Friday Review: Caterpillar by Ashlyn Forge

CaterpillarCaterpillar by Ashlyn Forge

My rating: 4 of 5 stars

Caterpillar is a short science fiction story set on a desolate planet with two suns. It was invaded by Earth and the native society was torn apart in the aftermath. All of the natives go through several stages of development, and can only mate and reproduce in one of them. The remaining king of the Levelers is traveling to the caves where this mating takes place. His caravan is attacked, and he is the only survivor. He is rescued by a reclusive member of the Summoners. The days they spend together cause both to re-think many of their former notions about themselves, their world, and society, and the invading Eathers.

The most intriguing thing about this story is the characters. The focus is completely on Lyndel, the Leveler, and Aton, the Summoner. They are well-drawn and complex. The character growth is subtle and unfolds slowly, something not easy to do in a short work. Neither is completely likable, nor completely unlikable. The world is developed well, and the desolation and barren feel is quite real. The development takes place well withing the context of the story, without resorting to long passages of information that could detract from a short work.

This is a good short read. It will make you think about a lot of things, including how we see others and ourselves. I do feel that I have to give a warning about male-male adult content, for those that may want to avoid it, but the story is far more than the brief instance included. It is worth a read.

View all my reviews

Monday Musings: Us or Them? Is That the Only Way?

There has been a lot of attention lately around the issues of traditional versus independent publishing. Between the Amazon-Hachette battle, and now Amazon’s announcement of their Unlimited service, which is essentially a subscription-based lending library for Amazon titles, the argument of which is the best way to go has been a hot topic on several writing sites I look at.

Traditional publishing, where an author (or more usually, the author’s agent) shops a book to mainstream publishing houses, trying to get them to pick up the title and publish it, has been around for a long time. And that is what some people consider the problem: the model is outdated, slow, and nearly impossible for a new author to crack. All of those are true, to some extent. A publishing house invests money in a book. From the advance to the author, the editing process, cover design, production, and marketing, the publisher has a real monetary investment in that one volume. I won’t get into the argument of how much (or little, depending on your point of view) the amount of money and time invested is these days. That’s a different topic. Whatever the amount, it is an investment, and, honestly, if they are a bit leary of putting that into someone with no audience and an unsure sales record, can you really blame them? These are for-profit companies, after all. They are in the business to make money.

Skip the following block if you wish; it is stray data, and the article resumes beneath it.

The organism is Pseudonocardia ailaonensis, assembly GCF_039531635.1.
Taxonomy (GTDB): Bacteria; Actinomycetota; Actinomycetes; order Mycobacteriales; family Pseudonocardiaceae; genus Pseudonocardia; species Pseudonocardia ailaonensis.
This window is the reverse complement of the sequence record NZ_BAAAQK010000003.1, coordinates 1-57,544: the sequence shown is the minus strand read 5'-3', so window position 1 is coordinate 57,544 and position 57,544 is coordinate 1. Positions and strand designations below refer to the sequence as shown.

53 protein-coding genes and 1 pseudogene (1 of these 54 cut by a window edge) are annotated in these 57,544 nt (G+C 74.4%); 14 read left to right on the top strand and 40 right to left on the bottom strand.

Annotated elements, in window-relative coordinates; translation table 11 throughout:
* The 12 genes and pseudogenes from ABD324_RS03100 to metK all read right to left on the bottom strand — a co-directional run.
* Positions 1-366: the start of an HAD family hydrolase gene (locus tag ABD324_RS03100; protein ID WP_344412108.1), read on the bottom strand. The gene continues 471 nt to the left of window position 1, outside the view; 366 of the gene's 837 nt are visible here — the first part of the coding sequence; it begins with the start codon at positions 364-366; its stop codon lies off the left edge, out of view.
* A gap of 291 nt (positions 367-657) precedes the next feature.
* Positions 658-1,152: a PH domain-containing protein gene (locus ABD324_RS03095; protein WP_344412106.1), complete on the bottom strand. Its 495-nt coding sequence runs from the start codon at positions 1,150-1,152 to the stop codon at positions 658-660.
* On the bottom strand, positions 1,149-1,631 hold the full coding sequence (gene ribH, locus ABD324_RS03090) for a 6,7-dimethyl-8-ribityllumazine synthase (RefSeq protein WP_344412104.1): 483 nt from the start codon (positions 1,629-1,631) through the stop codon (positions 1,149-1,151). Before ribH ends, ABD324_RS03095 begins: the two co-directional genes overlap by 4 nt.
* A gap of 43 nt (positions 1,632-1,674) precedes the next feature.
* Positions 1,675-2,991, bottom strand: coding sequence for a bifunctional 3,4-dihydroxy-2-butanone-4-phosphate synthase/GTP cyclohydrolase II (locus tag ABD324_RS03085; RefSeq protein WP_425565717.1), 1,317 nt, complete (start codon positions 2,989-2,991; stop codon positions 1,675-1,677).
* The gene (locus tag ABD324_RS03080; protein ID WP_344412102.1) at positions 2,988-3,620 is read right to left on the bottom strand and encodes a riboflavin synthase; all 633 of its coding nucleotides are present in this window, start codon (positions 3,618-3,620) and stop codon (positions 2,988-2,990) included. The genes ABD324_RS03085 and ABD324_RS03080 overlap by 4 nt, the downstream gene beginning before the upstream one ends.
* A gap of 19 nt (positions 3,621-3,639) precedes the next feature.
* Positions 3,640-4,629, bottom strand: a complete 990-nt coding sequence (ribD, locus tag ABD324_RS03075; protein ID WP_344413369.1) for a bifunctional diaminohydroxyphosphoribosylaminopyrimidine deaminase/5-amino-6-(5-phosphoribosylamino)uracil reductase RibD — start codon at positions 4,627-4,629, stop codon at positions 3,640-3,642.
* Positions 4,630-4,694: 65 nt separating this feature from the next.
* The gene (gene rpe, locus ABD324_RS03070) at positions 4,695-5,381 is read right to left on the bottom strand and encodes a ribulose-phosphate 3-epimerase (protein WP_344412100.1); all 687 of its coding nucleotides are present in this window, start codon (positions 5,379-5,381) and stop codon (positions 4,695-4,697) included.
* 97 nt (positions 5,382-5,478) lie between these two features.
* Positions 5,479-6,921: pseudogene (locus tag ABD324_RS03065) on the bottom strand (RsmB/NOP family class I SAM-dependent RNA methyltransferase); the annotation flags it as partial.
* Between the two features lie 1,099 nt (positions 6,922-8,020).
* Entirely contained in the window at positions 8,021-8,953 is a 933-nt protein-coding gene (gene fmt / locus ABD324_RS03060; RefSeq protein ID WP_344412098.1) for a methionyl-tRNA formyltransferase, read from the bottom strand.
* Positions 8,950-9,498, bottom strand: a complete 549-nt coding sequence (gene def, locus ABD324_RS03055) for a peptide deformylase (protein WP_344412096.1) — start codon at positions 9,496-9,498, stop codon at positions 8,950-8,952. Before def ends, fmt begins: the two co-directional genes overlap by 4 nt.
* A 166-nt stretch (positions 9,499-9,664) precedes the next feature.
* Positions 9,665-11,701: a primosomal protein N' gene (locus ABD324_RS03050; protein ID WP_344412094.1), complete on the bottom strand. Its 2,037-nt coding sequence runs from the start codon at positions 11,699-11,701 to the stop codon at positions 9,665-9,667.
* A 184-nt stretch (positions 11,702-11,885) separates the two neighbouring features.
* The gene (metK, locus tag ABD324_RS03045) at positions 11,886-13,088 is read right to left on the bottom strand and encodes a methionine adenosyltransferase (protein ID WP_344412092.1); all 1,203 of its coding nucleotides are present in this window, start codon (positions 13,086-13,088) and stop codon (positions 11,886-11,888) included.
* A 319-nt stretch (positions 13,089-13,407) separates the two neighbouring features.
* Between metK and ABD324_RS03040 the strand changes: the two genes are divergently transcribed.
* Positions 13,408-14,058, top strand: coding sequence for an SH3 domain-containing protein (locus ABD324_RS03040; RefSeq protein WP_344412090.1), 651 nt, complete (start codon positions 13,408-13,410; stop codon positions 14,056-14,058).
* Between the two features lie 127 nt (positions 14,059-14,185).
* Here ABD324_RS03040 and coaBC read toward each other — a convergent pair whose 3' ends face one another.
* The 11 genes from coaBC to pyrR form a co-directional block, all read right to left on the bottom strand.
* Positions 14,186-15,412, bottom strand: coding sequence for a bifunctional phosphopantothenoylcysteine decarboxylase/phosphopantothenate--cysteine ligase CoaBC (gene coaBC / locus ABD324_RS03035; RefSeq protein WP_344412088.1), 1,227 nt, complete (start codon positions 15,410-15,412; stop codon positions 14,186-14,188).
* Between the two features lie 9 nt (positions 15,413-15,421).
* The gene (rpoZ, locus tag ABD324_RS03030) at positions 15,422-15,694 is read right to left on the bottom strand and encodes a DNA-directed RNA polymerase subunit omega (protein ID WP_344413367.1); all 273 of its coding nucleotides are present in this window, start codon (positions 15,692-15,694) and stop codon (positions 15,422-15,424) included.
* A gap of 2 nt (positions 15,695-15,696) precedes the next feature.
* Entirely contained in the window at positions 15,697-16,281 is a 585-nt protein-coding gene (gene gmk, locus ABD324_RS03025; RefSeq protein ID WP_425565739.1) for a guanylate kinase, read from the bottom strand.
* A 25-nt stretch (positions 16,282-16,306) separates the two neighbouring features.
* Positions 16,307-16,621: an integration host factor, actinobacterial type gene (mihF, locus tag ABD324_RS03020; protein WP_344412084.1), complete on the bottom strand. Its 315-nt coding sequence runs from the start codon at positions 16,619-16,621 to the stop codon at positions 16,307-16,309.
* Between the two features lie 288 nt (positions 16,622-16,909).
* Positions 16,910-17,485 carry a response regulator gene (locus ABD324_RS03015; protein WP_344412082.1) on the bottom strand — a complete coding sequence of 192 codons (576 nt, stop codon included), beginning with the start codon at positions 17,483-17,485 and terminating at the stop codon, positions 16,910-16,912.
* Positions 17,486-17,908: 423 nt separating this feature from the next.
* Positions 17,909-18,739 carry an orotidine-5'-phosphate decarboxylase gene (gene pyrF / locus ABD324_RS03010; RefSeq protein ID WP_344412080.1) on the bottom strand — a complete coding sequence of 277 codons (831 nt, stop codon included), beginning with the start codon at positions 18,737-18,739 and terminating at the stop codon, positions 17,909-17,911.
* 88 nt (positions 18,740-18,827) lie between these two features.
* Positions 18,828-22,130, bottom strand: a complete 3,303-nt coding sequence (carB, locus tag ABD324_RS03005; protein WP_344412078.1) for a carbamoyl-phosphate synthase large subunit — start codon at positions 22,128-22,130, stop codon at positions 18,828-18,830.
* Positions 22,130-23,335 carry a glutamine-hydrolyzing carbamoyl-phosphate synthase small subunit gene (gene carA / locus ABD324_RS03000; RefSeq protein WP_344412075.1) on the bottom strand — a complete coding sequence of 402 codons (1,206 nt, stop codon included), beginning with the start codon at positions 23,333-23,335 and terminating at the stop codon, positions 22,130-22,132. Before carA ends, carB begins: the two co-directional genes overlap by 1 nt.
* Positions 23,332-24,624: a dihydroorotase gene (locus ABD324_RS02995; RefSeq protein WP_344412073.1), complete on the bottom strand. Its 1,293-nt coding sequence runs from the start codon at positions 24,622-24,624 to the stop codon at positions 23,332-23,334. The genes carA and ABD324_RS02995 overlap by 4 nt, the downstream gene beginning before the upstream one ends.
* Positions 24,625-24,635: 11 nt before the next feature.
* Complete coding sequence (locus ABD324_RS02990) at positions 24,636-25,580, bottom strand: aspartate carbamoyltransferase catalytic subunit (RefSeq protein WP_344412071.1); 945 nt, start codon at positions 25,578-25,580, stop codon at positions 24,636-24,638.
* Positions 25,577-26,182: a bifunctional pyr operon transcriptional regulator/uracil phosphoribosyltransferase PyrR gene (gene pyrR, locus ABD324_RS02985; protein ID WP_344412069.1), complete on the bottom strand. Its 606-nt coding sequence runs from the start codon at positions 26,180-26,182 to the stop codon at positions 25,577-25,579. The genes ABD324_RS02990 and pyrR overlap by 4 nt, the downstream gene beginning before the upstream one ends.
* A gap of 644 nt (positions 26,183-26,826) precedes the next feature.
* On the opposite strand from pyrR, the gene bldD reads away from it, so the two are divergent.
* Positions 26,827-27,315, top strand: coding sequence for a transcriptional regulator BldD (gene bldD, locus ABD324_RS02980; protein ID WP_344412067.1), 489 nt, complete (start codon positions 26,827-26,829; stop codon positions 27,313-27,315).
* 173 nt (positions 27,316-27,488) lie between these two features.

Independent publishing, on first glance, seems a pretty good deal. Write the book, put it out there on Amazon, Barnes and Noble, Apple’s iBooks, and any number of other e-book retailers, and sit back and wait for the money to start coming in. But, wait. There are other things to consider. Remember, that book still has to be edited, and edited by more than your work processor’s spell and grammar check. Content editing needs done, as well, and that needs more than your Mom and best friend telling you your story is the greatest thing they have ever read. Cover design? Unless you are or know a graphic artist willing to work for free, that’s another thing to consider. Formatting an e-book so that it looks good, and reads well on any number of different devices is not easy. It can be learned, but it still takes time to do it right. Marketing? Publicity? Say what you will about the major houses not doing the type of publicity they used to, they still know all the right channels and all the tricks, so they are going to do it right. If you independently publish, all of the above, and more, are dropped right on your doorstep. It is not a quick and dirty way to make money on your book. Not if you want to do it right.

So, which is the best way to go? Well, that depends. There isn’t a right answer that fits everyone. If you are up to the challenges, independent publishing can work quite well, especially if you are patient. It takes time and planned effort to build an audience. If you would rather concentrate on writing more, and not have to deal with a lot of the details (you will need to do some), then perhaps a traditional route is the way to go. Again, you will need patience. First, you will have to query and find an agent willing to work with you. Is an agent necessary? No, there are publishers who will accept unagented manuscripts, but they are usually relegated to a slush pile, and may not get read for a long time. You will get rejections. You will get discouraged. But it can, and does work.

Can you do both? Well, yes and no. If you independently publish, popular thought is that a mainstream publisher won’t even consider you unless you can demonstrate significant sales of your works. If you work with a mainstream publisher, that same thought is that they will look unkindly on anything you want to publish on your own, even if it is something they would not consider.

My feeling is that all of us, sold or not, published in any form or not, need to keep our options open. Don’t, as the old saying goes, put all of your eggs in one basket. You’ll hear that there aren’t all that many options for new authors. There are as many options for us as there are for anyone else. Decide what you want, and the best way to get to that goal. Stay flexible. Take the opportunities that come your way. As Jon Bon Jovi said, “Map out your future – but do it in pencil.”

Wednesday Wanderings: Things Learned Growing Up With Books, Scenic PA, Awesome Lightning Photos, and Steampunk Girl Video

All of these are (or were at one time) me. All of them:

And a plug for the pretty that exists in my home state:

If you like lightning, you will like these photos:

And, finally, for your amusement- a really nicely done video for the song “Steampunk Girl” by John Anealio: Steampunk Girl video

Monday Musings: Mary, Mary, Quite Contrary